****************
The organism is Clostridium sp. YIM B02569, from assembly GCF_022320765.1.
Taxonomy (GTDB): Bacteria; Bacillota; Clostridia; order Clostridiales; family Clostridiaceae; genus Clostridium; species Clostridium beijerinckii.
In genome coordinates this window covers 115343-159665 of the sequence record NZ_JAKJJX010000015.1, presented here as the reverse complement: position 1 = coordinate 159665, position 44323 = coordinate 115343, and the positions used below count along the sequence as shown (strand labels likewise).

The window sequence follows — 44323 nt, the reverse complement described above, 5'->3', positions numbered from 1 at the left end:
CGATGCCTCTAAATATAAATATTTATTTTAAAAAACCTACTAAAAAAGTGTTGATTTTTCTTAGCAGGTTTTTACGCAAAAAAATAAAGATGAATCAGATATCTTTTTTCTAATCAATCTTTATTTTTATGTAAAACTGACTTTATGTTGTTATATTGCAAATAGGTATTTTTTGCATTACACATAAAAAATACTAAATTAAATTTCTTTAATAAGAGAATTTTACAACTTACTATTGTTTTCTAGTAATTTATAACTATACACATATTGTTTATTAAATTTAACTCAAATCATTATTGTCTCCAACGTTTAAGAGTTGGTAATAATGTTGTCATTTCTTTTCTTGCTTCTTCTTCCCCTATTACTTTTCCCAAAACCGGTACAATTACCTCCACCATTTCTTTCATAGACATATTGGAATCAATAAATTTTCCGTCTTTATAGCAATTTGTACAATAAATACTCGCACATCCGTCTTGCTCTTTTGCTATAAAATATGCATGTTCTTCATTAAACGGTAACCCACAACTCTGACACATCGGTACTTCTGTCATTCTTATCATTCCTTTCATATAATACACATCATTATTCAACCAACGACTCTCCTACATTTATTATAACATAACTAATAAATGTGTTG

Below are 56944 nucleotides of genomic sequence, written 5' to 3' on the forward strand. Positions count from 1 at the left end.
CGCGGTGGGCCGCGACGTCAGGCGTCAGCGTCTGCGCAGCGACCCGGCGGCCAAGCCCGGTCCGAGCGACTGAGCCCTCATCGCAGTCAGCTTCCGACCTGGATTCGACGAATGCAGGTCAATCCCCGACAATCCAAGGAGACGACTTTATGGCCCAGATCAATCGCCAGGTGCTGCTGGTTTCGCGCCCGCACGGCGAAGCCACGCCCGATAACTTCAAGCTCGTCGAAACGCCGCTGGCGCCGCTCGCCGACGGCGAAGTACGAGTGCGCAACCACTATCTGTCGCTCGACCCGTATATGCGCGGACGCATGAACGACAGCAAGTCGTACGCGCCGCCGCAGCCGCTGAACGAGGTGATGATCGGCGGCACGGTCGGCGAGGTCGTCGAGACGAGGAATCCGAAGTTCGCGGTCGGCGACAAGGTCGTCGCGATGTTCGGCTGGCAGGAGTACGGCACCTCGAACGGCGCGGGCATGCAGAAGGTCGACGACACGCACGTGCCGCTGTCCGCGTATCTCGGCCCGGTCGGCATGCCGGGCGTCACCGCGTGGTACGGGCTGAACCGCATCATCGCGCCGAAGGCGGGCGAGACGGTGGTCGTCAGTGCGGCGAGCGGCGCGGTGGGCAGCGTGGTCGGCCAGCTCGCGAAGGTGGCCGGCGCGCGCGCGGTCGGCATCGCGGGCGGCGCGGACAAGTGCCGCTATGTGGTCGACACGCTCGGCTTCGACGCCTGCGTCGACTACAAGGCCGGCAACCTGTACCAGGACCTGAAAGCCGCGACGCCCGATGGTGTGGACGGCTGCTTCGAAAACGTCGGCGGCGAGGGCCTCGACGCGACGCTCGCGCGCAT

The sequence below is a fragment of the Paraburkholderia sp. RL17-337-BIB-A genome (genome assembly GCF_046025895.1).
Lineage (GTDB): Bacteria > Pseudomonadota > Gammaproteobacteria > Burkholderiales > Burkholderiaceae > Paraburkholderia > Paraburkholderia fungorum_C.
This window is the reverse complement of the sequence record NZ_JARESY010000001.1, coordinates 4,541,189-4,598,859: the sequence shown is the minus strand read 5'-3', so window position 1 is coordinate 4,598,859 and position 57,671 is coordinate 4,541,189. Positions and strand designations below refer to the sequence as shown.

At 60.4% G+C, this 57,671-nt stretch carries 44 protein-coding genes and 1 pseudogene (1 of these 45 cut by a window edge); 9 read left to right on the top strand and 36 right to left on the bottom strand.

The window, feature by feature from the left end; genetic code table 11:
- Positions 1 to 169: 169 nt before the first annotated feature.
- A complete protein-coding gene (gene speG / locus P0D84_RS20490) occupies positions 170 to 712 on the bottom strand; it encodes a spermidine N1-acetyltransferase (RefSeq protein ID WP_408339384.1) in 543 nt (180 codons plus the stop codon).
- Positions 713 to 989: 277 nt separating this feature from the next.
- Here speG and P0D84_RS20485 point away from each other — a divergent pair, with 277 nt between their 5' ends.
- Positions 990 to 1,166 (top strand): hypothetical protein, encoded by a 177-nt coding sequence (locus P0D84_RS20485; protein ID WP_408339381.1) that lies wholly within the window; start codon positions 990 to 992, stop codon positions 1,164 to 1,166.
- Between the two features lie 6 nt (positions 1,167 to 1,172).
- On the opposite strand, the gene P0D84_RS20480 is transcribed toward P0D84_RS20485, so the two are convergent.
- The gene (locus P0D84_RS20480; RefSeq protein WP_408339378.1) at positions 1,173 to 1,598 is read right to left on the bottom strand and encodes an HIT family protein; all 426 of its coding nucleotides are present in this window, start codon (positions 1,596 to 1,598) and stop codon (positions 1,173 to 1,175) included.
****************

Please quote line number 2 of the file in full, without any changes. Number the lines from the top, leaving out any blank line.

Taxonomy (GTDB): Bacteria; Bacillota; Clostridia; order Clostridiales; family Clostridiaceae; genus Clostridium; species Clostridium beijerinckii.